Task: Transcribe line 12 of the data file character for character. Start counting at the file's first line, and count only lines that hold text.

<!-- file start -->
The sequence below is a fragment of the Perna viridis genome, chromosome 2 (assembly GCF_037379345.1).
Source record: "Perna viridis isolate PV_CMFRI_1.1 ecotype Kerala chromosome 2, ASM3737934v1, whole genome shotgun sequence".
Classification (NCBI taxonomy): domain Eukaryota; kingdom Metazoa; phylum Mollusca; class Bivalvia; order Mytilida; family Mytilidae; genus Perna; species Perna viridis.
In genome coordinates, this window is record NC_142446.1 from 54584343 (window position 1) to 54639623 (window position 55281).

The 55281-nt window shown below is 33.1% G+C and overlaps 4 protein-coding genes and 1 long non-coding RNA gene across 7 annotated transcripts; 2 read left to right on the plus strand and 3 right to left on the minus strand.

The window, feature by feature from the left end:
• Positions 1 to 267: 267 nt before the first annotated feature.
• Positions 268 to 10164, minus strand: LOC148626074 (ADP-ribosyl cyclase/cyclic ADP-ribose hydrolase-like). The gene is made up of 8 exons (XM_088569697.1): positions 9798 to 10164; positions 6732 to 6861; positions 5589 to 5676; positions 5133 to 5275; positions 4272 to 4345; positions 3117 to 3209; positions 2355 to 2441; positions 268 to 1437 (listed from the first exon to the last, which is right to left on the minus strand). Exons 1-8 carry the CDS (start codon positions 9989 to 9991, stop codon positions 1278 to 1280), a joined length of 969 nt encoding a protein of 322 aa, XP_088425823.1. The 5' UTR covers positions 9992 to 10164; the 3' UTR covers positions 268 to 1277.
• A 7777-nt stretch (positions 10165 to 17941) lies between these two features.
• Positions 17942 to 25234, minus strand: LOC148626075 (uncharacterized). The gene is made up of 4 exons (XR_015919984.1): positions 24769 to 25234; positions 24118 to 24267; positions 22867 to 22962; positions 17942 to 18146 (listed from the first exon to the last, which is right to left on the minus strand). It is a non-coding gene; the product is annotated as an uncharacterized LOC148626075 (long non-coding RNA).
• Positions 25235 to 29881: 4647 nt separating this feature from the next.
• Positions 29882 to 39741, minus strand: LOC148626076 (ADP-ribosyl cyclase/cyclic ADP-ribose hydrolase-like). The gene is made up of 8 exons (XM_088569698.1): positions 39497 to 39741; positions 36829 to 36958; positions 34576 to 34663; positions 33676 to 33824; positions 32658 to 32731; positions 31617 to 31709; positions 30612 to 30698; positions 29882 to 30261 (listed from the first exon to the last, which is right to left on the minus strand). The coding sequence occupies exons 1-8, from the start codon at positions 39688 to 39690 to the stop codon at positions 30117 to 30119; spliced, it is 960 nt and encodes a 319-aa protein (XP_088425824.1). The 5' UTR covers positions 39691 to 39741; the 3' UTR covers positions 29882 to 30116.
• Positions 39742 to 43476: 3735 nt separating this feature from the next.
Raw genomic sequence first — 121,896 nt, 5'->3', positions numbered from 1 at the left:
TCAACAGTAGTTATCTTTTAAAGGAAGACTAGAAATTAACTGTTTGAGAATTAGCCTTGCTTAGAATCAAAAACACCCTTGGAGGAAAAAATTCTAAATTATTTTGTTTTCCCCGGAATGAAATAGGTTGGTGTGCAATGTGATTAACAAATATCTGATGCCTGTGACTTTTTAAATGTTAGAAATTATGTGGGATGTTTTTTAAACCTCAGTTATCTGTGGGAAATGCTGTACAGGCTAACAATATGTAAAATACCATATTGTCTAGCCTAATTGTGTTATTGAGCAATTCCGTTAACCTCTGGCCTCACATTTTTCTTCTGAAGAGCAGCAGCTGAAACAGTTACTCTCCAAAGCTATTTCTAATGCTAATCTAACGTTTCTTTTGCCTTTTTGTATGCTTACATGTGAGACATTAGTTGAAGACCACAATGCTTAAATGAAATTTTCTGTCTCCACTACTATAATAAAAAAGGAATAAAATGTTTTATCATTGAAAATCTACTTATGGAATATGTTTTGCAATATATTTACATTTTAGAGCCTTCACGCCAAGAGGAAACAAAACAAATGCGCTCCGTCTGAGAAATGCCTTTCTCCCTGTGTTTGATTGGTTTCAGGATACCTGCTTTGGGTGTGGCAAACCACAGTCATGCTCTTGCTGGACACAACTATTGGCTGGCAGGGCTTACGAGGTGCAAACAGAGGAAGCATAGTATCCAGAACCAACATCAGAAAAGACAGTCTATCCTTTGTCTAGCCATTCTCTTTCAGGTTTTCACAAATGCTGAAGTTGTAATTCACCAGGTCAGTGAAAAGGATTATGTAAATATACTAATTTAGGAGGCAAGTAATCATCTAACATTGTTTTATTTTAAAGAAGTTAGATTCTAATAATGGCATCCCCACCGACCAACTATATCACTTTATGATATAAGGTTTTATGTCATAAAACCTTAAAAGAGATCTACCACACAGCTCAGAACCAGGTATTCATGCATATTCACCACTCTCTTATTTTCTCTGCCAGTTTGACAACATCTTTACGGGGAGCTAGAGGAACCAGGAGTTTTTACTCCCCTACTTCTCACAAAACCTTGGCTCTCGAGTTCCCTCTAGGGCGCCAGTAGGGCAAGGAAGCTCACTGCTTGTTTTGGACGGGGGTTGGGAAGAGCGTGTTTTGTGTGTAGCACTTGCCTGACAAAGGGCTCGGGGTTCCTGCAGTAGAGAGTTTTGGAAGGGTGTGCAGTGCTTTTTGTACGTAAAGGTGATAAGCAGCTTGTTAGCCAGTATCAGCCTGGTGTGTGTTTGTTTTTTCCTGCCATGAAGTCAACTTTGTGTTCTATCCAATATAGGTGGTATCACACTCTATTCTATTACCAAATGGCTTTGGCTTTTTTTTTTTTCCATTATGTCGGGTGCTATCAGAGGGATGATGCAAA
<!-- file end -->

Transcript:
• Positions 29882 to 39741, minus strand: LOC148626076 (ADP-ribosyl cyclase/cyclic ADP-ribose hydrolase-like). The gene is made up of 8 exons (XM_088569698.1): positions 39497 to 39741; positions 36829 to 36958; positions 34576 to 34663; positions 33676 to 33824; positions 32658 to 32731; positions 31617 to 31709; positions 30612 to 30698; positions 29882 to 30261 (listed from the first exon to the last, which is right to left on the minus strand). The coding sequence occupies exons 1-8, from the start codon at positions 39688 to 39690 to the stop codon at positions 30117 to 30119; spliced, it is 960 nt and encodes a 319-aa protein (XP_088425824.1). The 5' UTR covers positions 39691 to 39741; the 3' UTR covers positions 29882 to 30116.